Transmission options depended on engine equipment. Six-cylinder Hornets came standard with a three-speed manual column-shifter, and could be outfitted with a three-speed Borg-Warner “Shift Command” column-mounted automatic. Oddly, V8 cars could only be had with the Borg-Warner unit.
Diffs also related to drivetrain configuration, with 2.37:1, 2.73:1, 3.08:1 and 3.31:1 ratios available in the six cylinder cars, and a 2:97:1, or an optional 3.15:1 in the V8 Hornets.
Suspension consisted of independent unequal length control arms with coil springs and an optional (standard on V8 cars) anti-sway bar up front, with a rigid axle and semi-elliptical leaf springs out back.
For slowing down, 10-inch drum brakes were standard on all Hornets, with power assist available as an option. V8 cars could be trimmed with power front discs for an upcharge.
Other optional mechanical equipment included a “Twin-Grip” LSD, variable-ratio power steering, a handling package, a heavy-duty engine cooling system, a cold-start package, and an engine block heater.
Where the Hornet really shone brighter than its class rivals was in the realm of safety. Standard features included an energy-absorbing steering column, high-strength windshield glass, tempered side and rear glass, a padded instrument panel, a double-safety brake system, and side impact protection in the form of guardrail beam doors, a first for an American car.
The automotive press loved what it saw, with one magazine stating, “it has a LOT of good things in a not-too-small package,” and another proclaiming “It offers more interior and trunk room, excellent visibility in all directions, achieves the highest fuel economy, and is a practical family car… with better value than any of the others.” The buying public ate up the Hornet too, with 101,092 Hornets rolling off dealership lots in 1970.
If there was a fly in the Hornet soup, it was straight-line performance, with the top-of-the-line SST V8 only being able to muster an 8.1-second run to 60 mph, and a quarter mile trip in 16 seconds at 85 mph. Not exactly a tire-burner, and it was something that wasn’t about to be shrugged off by AMC.
Early in the 1970 model year, AMC began to tinker with their new car, and develop a drivetrain and add-ons that would transform the little Hornet into a legitimate pocket rocket. Since 1971 was to be a carryover year for the Hornet, with very few mechanical or aesthetic changes, they used a 1970 car as a test mule.
What they came up with would, in short order, become the two-door only 1971 AMC Hornet SC/360.
For an engine, AMC engineers chose their ubiquitous 360 cubic-inch V8, in part because its exterior dimensions were nearly identical to the 304, which meant it would fit in the Hornet’s engine bay without fuss.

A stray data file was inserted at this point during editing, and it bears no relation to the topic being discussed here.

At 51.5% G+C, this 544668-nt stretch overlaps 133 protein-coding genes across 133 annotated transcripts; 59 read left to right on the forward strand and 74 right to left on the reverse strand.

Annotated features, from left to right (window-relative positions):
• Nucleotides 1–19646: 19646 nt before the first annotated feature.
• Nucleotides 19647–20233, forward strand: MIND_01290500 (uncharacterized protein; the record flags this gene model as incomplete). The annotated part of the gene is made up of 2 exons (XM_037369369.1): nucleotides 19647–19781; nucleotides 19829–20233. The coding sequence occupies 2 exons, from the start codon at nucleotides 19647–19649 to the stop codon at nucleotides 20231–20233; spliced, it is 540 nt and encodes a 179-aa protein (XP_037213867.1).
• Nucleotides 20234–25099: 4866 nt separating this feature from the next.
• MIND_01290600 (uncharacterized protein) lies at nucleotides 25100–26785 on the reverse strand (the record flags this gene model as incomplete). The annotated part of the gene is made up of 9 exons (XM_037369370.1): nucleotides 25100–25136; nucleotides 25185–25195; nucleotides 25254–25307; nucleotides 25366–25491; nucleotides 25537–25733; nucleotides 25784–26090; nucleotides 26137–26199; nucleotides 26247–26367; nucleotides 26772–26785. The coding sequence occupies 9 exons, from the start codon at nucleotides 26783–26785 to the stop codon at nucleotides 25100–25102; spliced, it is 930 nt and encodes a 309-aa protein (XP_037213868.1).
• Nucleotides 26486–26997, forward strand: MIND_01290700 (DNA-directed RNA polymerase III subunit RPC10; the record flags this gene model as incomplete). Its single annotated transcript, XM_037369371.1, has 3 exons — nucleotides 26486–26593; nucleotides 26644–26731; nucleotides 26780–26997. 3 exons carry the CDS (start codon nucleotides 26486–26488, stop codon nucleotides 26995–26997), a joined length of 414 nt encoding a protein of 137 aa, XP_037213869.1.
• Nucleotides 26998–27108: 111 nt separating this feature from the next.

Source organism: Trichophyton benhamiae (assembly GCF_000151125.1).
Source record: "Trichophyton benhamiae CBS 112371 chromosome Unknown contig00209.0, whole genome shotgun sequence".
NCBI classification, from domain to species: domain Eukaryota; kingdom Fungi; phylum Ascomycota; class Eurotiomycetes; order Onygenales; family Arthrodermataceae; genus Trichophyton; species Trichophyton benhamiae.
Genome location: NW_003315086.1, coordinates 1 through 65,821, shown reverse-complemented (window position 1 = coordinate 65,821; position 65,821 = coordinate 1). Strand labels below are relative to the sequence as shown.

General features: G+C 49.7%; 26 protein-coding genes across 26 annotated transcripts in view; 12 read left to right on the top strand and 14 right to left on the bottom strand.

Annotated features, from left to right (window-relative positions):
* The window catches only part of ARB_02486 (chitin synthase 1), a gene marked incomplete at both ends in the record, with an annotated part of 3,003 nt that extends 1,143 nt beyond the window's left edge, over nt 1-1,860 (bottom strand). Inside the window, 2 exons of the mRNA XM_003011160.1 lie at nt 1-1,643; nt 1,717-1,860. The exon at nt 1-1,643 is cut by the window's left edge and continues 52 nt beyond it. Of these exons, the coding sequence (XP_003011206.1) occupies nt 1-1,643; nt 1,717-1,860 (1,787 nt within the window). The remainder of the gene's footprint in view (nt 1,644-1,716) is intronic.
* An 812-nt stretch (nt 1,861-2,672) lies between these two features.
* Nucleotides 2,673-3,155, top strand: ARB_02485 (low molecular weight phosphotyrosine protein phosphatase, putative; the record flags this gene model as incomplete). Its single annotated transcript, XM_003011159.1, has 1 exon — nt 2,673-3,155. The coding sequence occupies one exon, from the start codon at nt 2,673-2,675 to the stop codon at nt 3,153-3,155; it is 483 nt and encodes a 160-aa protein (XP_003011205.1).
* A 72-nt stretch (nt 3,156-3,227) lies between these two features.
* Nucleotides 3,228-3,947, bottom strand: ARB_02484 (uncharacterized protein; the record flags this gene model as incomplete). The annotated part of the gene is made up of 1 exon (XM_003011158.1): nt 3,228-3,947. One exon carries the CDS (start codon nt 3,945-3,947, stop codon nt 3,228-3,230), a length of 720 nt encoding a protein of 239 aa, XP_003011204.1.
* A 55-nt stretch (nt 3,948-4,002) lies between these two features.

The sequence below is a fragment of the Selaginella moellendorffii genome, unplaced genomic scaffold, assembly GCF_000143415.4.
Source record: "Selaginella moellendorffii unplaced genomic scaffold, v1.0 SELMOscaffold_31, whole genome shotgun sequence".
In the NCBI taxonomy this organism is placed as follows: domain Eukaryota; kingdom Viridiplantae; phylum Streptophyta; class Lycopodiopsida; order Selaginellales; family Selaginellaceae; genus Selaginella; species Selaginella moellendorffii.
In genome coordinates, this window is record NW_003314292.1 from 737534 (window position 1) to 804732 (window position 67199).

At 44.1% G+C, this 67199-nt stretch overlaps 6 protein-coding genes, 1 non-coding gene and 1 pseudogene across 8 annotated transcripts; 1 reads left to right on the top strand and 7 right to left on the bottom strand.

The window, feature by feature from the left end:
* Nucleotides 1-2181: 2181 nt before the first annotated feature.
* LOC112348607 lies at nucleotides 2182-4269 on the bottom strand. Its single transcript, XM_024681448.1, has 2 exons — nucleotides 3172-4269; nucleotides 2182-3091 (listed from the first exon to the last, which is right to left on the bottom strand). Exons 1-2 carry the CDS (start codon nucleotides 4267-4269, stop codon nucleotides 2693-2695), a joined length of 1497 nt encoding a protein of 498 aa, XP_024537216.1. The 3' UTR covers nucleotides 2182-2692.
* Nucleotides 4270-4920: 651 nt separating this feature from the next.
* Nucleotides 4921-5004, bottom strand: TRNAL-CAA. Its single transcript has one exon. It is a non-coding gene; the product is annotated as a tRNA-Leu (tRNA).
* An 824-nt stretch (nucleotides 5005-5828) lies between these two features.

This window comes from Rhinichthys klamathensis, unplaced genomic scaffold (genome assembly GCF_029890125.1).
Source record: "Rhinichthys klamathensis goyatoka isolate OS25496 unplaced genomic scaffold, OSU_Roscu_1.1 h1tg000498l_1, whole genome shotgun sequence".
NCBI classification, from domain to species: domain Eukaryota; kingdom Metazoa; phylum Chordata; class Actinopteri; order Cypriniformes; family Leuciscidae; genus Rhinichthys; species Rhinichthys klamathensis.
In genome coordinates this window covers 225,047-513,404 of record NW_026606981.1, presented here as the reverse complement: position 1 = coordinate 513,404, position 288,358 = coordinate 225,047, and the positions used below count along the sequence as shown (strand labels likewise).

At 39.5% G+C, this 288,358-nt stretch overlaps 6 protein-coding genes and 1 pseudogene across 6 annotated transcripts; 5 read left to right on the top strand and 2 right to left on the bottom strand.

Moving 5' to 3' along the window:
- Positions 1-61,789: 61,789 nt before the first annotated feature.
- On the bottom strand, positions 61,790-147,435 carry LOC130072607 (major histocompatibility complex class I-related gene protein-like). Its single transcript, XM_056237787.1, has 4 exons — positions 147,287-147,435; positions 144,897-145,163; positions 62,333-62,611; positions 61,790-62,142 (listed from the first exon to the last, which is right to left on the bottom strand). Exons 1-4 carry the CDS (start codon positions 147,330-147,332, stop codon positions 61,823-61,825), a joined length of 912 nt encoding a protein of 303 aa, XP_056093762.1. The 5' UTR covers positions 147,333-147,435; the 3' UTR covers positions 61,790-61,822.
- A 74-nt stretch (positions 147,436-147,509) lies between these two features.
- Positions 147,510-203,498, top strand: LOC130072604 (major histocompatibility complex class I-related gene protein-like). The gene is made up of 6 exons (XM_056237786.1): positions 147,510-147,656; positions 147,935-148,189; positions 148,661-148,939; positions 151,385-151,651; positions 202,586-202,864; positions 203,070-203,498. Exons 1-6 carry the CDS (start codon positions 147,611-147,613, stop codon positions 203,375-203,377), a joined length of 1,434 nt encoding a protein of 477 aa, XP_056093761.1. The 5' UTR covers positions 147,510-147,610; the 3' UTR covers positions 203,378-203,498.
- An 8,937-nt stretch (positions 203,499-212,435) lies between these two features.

The 360 made its power from an 8.5:1 compression ratio with a nodular iron crankshaft and connecting rods. Hydraulic flat-tappet camshafts nudged 2.025-inch intake valves and 1.680-inch exhaust valves located in AMC’s “dogleg” heads. Fed by a Motorcraft 2100 two-barrel carb, this lump churned out 245 horsepower and a serious 365 lb-ft of torque. Quite a lot for a car that tipped the scales at barely 3200 pounds.
Behind this, AMC offered a choice of transmissions. The floor-shifted Borg-Warner T-15 three-speed manual was standard, with that manufacturer’s M-12 “Shift Command” column-mounted auto as an option.
AMC’s Model 20 rear contained 3.15:1 gears in cars with automatics, and 2.87:1s in manuals. AMC’s “Twin-Grip” limited-slip could be added, as was the case with standard Hornets.
The Hornet’s optional Handling Package came standard on the SC/360. Brakes and brake options were the same as on lesser Hornets, with power assist and front discs available. In lieu of the Hornet’s steel wheels with covers, SCs came with AMC’s 14 x 6-inch, eight-slot mag wheels dressed in D70-14 Goodyear Polyglass shoes.
Several other unique features differentiated the exterior of the SC/360 over its run-of-the-mill brethren. An understated body stripe with an SC/360 callout was available in black, white or red to contrast the body color. A reflective red panel spanned the area on the rear fascia between the taillights, and a chromed gas cap with Hornet logo was located in the center of it.
The SC/360’s interior differed very little from a standard Hornet, except for an 8000 rpm tach, individual reclining front buckets, and an aluminum SC/360 emblem on the glovebox door. Air conditioning was not offered.
These changes alone would account for a pretty potent performance car, but AMC wasn’t finished just yet.
For $199, buyers could add the Go Package. A bargain for what it yielded, Go substituted the two-barrel for a four-barrel Motorcraft 4300 carb fed by a hood-mounted ram-air induction scoop, replaced the standard single exhaust with dual pipes, put either 3.54:1 or 3.91:1 “Twin-Grip” gears in the rear, and made a Hurst-shifted GM Borg-Warner Super T10 four-speed manual transmission an option.
Outfitted with the Go Package and a four-speed, the four-barrel, 285 horsepower, 390 lb-ft Hornet SC/360 was capable of a mid-six second burst to 60 mph, and was able to cross the quarter-mile in 14 seconds at 95 mph. With a bit of simple tuning, hot-rodders were able to get the car into the 13s. While not on par with big-block ‘Cudas, Challengers and Chevelles of the day, the SC’s performance was nonetheless dramatic, especially when one considers it was half the price of those other cars.
Universal praise was lavished upon the Hornet SC/360, with the automotive press writing things like, “just a plain gas to drive… handles like a dream,” and “Unbelievable. I think it’s one great little car!”
While AMC had originally planned to build 10,000 SC/360s, rising fuel and insurance costs, plus tighter EPA emissions standards, meant that only 784 examples rolled out of the AMC factory. Only 304 of those had the magic combination of the Go Package and a four speed with 3.91 gears.
As such, 1971 Hornet SC/360s are highly sought after by AMC fans today, and have fetched as much as $55,000 at auction. Certainly a fair amount in contrast to today’s multi-million dollar prices for some Rare Rides.